The state is searching for a path to transform its 911 systems with next-generation text, image and video capabilities.
With more than 75 percent of its 911 calls coming from mobile devices, North Carolina is banking on a new project with AT&T to modernize its dispatch systems that were built in the 1960s.
Work on the $99 million contract officially began Sept. 15, and on Tuesday, spokesperson Bill Holmes told StateScoop officials are now in meetings to decide best strategies for implementation. The seven-year infrastructure upgrade is meant to develop an advanced 911 platform that can handle texts, images and video.
AT&T and North Carolina are weighing two options for a starting point — either focusing efforts first in rural areas where financial assistance would likely be needed, or delivering upgrades to dispatch centers in urban areas, where calls are more numerous. Holmes said the verdict on this is expected to be decided soon so work can begin.
Once implemented, Holmes said one of the biggest advantages will be a new capacity to find specific whereabouts of callers even when using a mobile phones.
“The challenge now is locating where the person is with that mobile device since they’re not always at a hard street address like it used to be,” Holmes said. “We needed better technology to help pinpoint where the calls are coming from and the other part of it is just to create a system with redundancy so we have less down time with these [dispatch] centers.”
The advances will augment the state’s the capacity to route each of its 117 dispatch centers through an online system and enable centers to act as backups for each other when call volumes are too much or if a natural disaster cuts communication.
Improved cybersecurity is intended as another core feature of the upgrade. Holmes said talks to replace and update the system began in 2000 when the state realized its call system demanded greater investments in security and modernization.
“I think the hope is that every 911 call gets to where it is supposed to get, as quickly as it’s supposed to get there, and that when there is a disaster or an emergency that this doesn’t change,” Holmes said. “We want to help first responders to provide the same level of service no matter the situation.”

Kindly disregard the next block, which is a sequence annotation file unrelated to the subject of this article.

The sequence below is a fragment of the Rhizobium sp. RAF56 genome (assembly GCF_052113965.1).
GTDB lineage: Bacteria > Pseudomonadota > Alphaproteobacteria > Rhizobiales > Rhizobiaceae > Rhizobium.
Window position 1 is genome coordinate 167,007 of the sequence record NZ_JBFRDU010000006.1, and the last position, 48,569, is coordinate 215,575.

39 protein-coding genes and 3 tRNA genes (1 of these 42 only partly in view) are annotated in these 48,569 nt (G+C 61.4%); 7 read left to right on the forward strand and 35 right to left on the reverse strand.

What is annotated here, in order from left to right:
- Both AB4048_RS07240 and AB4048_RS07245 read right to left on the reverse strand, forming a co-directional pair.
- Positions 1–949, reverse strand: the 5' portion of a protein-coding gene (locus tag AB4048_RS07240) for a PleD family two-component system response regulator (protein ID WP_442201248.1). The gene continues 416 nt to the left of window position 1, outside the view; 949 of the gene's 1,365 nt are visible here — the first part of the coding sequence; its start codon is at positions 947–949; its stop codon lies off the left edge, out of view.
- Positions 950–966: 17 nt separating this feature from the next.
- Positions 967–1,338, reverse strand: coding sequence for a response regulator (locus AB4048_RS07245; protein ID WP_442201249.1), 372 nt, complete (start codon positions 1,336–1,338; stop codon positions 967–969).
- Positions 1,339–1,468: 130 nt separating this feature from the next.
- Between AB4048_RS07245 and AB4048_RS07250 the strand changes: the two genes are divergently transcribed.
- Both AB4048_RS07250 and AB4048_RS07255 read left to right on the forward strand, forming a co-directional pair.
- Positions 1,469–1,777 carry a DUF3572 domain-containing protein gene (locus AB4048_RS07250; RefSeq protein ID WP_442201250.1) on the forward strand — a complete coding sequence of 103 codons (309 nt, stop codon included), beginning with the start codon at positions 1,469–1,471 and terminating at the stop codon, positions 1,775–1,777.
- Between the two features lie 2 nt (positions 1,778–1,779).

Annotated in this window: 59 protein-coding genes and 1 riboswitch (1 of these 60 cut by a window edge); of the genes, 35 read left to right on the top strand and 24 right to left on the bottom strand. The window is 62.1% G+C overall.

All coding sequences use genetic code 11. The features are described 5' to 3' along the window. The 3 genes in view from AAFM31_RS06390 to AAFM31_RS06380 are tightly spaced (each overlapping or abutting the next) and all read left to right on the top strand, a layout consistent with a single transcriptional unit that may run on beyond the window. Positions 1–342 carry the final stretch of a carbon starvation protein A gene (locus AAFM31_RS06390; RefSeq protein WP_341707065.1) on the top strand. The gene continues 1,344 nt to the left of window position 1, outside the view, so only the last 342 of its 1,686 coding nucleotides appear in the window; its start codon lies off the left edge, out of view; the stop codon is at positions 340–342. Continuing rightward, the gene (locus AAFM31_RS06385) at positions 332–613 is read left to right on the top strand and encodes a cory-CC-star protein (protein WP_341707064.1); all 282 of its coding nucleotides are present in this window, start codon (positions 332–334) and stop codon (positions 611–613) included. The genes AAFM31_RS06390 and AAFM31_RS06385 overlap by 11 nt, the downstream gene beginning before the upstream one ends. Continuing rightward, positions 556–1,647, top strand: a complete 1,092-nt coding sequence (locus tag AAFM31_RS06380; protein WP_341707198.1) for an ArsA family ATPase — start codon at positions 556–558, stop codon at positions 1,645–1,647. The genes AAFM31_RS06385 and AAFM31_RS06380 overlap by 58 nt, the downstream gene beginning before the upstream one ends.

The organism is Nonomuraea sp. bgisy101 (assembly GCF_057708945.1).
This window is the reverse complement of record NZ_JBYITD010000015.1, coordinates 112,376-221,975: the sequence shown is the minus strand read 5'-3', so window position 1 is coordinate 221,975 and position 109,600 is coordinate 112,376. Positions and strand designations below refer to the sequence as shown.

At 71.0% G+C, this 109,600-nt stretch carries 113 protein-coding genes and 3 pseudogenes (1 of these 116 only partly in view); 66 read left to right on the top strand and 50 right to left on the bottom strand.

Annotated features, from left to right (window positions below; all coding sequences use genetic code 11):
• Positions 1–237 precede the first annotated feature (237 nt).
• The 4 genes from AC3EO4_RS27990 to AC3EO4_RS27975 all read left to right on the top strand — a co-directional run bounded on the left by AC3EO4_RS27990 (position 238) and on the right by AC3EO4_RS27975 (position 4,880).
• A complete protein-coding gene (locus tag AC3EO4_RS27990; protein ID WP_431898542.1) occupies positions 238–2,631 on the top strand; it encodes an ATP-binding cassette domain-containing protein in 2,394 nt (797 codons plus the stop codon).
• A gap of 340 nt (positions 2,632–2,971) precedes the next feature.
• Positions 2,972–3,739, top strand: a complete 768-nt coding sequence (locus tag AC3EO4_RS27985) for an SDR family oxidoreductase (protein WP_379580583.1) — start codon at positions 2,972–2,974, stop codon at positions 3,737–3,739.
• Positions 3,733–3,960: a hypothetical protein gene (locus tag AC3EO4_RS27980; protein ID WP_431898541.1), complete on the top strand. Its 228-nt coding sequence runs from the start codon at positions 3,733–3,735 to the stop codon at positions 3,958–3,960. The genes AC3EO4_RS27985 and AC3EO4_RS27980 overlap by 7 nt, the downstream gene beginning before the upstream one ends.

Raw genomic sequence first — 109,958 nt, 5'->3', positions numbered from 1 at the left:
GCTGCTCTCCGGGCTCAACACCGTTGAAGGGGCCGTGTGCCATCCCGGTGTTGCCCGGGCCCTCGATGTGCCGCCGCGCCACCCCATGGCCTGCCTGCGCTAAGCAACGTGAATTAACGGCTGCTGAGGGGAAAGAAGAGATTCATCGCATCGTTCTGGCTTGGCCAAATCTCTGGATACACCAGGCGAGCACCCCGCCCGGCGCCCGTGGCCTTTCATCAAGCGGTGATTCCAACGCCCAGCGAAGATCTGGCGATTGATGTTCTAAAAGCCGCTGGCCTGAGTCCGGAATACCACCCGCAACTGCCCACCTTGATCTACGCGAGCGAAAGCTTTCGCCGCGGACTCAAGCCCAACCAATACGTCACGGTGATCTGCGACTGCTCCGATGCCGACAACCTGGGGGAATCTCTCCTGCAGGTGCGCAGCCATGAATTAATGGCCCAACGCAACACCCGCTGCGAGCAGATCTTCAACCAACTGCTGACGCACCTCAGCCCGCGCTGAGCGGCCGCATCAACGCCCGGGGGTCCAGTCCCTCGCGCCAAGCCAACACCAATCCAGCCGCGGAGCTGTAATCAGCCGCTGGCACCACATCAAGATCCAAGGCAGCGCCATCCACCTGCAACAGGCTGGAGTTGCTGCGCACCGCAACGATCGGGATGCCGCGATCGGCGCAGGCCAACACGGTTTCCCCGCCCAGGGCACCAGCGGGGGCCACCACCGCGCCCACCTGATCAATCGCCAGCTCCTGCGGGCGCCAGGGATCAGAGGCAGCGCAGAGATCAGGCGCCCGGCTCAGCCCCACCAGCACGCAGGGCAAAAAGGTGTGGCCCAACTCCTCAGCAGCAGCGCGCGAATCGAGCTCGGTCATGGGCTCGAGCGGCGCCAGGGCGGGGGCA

Holmes said North Carolina is still debating whether it will opt in for FirstNet, the U.S. Department of Commerce’s effort to build a nationwide broadband network for public safety. While separate from each other, the two projects may have an opportunity to share infrastructure if the state opts in, since AT&T is also the chosen vendor for FirstNet, he said.
In a prepared statement to StateScoop, North Carolina’s FirstNet representative Red Grasso, explained potential collaboration points.
“At a very high level, FirstNet as a network is completely separate but the towers, fiber, and other such physical infrastructure might be shared with other projects as long as the data side of things are segregated,” Grasso said. “FirstNet is based on an objective goal and AT&T may make business decisions to deploy the network efficiently in order to keep costs down.”
Most of the upgrades will take effect in the next three years, Holmes said, but the ability to handle text messages, video and images is likely to take longer. Even when the systems are in place to collect this information, he said, it is going to take the 911 centers time to identify the best way to disseminate that data.
“During that time they’ll have the conversations they need to have around text, photo and video,” Holmes said. “Some of that conversation is going to be asking questions like, how do we handle that data, do we have enough storage capacity, and if we do what’s going to happen if 25 people send us the same video at the same time.”
North Carolina is among many states and localities that are making investments in modern 911 systems. Just a few of the others include Philadelphia, New Jersey, Chicago and New York City. There is also a bill recently introduced to the U.S. Senate that would set a target date for all states to have next generation 911 systems with heightened cybersecurity levels and the ability handle new digital media.
Eric Boyette, chair of the North Carolina 911 Board and secretary for the state Department of Information Technology, said there's urgency to apply next gen 911 in North Carolina.
“These technology improvements are essential to ensure that our 911 operators and our first responders are better equipped to best serve the needs of our citizens,” Boyette said in a statement. “North Carolina has developed a strong system to respond to natural disasters and other emergencies. This next generation technology will only make that system better.”